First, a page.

Unions and non-profits do not have access to anything near the billions in profit in the for-profit world. And industry wide, it’s often trillions in profits. Oil and finance alone could leave every advocacy group in the US gasping for air.

That could be what the Sierra Club competes against. And according to the defenders of this dreadful decision, that’s equal. That’s speech – available to us all.

Number 2: Nationality, allegiance to and who is the person anyway

Corporations have no nationality. Or moral imperatives. They have a single obligation – stay alive and make money for their shareholders.

Their shareholders are not all people. Their shareholders are not all American. Nor must they be. Many of their shareholders are investment funds, pension funds etc from all over the world.

Will we see a rush of foreign corporations rushing to our shores to create new subsidiaries – incorporated in the US of course – so they can have political ‘speech’ too?

Roberts and Alito are young. Even Scalia and Thomas are younger than their liberal counterparts. I guess we may expect more of this.

Shoot self in foot – repeatedly. It’s the American way.

These long excerpts are lifted directly from Eric Alterman’s CAP column this week. He addresses the crookedness of our privatized campaign financing system and the dreadful legislation it produces – while burying legislation in the public interest, but not the interest of those corporate sponsors of our congress. He says it better than I ever could:

While most in the media prefer to focus on personalities of these influential “consensus builders,” “moderates,” and “conservatives,” they would be wiser to obey that old Watergate adage and “follow the money.” For it is the manner in which we finance our elections—rather than the courage or cowardice of any given individual—that determines the shape of the legislation the “system” produces. . .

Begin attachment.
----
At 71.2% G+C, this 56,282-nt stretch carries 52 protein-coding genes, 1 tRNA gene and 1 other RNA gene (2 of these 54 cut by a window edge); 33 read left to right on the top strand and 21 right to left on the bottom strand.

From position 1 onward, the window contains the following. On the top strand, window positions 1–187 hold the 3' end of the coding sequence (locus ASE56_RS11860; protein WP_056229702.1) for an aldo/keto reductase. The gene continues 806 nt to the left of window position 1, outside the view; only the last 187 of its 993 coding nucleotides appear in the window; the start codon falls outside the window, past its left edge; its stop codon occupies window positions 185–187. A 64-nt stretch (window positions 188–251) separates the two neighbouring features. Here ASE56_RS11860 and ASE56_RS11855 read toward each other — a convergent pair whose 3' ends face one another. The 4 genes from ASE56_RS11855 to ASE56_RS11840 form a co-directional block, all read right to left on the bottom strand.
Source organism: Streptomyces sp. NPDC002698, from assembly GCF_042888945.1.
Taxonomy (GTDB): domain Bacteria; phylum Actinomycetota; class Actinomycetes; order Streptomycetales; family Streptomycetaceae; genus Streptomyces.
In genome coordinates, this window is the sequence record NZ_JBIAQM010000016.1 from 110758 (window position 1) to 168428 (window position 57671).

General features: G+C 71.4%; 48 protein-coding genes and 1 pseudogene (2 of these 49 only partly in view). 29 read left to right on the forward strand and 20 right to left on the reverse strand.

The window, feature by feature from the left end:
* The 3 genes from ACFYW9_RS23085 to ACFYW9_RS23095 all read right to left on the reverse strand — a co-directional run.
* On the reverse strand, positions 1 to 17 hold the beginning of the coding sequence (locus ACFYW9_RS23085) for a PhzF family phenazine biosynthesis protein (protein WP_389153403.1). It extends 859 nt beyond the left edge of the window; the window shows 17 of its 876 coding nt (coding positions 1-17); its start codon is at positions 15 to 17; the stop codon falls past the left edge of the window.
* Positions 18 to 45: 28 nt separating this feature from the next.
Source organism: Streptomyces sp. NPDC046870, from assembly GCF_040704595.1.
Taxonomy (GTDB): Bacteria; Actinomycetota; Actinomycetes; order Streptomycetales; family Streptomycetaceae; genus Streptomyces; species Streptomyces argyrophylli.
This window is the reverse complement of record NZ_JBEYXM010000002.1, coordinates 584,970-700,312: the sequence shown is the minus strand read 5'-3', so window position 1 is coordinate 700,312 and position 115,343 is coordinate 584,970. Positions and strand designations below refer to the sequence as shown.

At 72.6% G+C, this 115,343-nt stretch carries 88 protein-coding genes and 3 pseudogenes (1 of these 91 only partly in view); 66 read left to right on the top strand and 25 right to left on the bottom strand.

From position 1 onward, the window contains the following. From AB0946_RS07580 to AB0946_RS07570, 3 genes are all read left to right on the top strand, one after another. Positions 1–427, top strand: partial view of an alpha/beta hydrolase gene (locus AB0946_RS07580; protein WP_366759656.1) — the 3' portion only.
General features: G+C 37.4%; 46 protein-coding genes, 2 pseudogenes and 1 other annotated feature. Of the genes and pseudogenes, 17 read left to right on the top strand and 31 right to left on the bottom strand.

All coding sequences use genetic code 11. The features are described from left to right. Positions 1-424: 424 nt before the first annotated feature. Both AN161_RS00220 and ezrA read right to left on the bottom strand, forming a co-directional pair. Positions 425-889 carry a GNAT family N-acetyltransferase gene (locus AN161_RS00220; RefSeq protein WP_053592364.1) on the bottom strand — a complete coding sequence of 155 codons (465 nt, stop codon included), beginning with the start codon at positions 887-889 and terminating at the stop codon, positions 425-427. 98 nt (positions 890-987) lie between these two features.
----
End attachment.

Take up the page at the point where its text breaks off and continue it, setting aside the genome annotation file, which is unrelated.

He gives us some examples:

Two of the top three donors to Olympia Snowe’s (R-ME) 2006 campaign, who voted against the legislation, were Aetna Inc. and New York Life Insurance. Overall, the insurance industry made the largest percentage of donations to her campaign. In June, Sam Stein wrote about Snowe’s relationship with the insurance industry when Democrats were still courting the senator to support reform.

The top two donors to Committee Chairman Max Baucus’s (D-MT) 2008 campaign were Schering-Plough and New York Life Insurance. The combined donations to Baucus’s campaign and his congressional leadership PAC from health professionals and the pharmaceutical and insurance industries totaled $2,488,139 from 2003 to 2008.

Baucus, Chuck Grassley (R-IA), Orrin Hatch (R-UT), and Ron Wyden (D-OR) all serve on the Senate Finance Committee and have all played vocal roles in the debate taking strong positions against the public option. These four senators and their political action committees have received a combined $201,403 from Blue Cross/Blue Shield since 2005. . . In July, Mike Ross (D-AR) led a bloc of seven Blue Dogs on the House Energy and Commerce Committee in a fight to weaken funding to a public health insurance bill.. . the [same] Blue Dogs had raised $1.1 million for their PAC, a majority of which came from health, insurance, and financial sectors. Bendavid singled out Mike Ross for his tough negotiating and his “moderate” positions on health care reform. Eggen reported that Ross alone raised over $1 million from the insurance and pharmaceutical industries in five terms in Congress.

He goes on taking special aim at  former Speaker Dennis Hastert and NY Sen. Chuck Schumer.

He wraps it up:

If Congress adopted a system of the public financing of elections—as is done in most democracies—they would receive better legislation at a miniscule fraction of the cost they now pay indirectly for their penny-wise, pound-foolish attitude toward election funding.